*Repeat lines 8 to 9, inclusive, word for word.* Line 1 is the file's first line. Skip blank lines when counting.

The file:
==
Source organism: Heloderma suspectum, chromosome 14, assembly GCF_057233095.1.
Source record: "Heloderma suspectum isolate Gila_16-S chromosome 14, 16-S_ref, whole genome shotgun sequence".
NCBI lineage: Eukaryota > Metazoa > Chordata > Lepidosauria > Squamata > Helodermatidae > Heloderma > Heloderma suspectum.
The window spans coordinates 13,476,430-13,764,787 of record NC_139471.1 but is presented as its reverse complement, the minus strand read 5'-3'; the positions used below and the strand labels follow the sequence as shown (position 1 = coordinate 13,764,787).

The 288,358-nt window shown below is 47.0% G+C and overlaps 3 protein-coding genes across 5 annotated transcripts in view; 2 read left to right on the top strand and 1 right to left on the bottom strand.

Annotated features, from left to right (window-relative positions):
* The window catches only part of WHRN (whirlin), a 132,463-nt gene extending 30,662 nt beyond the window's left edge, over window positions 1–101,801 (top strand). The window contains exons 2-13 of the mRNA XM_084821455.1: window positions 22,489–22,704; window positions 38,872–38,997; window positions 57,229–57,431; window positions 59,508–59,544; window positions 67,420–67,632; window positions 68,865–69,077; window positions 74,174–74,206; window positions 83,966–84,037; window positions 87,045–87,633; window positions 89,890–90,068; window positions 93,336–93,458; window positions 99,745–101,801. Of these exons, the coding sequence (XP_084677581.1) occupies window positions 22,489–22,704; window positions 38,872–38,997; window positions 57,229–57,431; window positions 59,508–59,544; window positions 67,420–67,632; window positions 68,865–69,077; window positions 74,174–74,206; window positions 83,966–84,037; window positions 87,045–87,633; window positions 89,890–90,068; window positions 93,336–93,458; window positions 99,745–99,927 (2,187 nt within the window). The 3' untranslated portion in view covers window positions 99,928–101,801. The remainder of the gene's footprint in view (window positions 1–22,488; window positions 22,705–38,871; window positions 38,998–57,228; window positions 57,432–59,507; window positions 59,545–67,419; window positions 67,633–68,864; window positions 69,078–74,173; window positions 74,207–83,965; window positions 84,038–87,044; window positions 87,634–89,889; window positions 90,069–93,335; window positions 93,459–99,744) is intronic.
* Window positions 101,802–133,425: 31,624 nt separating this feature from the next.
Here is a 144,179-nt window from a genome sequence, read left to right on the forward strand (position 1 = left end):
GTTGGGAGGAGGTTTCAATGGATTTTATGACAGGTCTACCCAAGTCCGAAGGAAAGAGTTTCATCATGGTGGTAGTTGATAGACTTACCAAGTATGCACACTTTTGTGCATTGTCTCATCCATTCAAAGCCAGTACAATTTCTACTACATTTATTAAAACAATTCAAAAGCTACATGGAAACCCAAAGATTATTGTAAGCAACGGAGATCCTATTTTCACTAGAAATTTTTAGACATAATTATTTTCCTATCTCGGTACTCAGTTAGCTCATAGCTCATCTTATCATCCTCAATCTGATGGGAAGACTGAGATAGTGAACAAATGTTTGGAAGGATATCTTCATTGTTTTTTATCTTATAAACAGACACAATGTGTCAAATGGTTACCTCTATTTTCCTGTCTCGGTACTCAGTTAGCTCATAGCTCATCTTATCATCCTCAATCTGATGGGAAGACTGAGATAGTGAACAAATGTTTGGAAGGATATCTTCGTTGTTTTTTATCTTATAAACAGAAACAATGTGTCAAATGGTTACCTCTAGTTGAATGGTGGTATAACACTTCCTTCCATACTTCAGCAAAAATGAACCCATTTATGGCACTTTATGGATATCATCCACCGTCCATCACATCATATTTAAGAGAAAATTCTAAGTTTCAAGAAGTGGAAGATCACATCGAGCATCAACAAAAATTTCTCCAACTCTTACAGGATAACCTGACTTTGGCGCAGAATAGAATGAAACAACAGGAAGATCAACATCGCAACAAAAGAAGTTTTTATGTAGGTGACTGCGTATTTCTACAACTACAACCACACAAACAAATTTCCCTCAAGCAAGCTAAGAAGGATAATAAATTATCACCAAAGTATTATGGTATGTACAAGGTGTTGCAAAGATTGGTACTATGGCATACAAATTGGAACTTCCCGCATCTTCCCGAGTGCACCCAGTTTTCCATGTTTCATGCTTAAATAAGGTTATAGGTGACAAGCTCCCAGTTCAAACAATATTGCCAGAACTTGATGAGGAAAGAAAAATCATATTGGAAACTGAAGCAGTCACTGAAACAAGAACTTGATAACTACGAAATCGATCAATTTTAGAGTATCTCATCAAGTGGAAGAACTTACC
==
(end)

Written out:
* Window positions 101,802–133,425: 31,624 nt separating this feature from the next.
Here is a 144,179-nt window from a genome sequence, read left to right on the forward strand (position 1 = left end):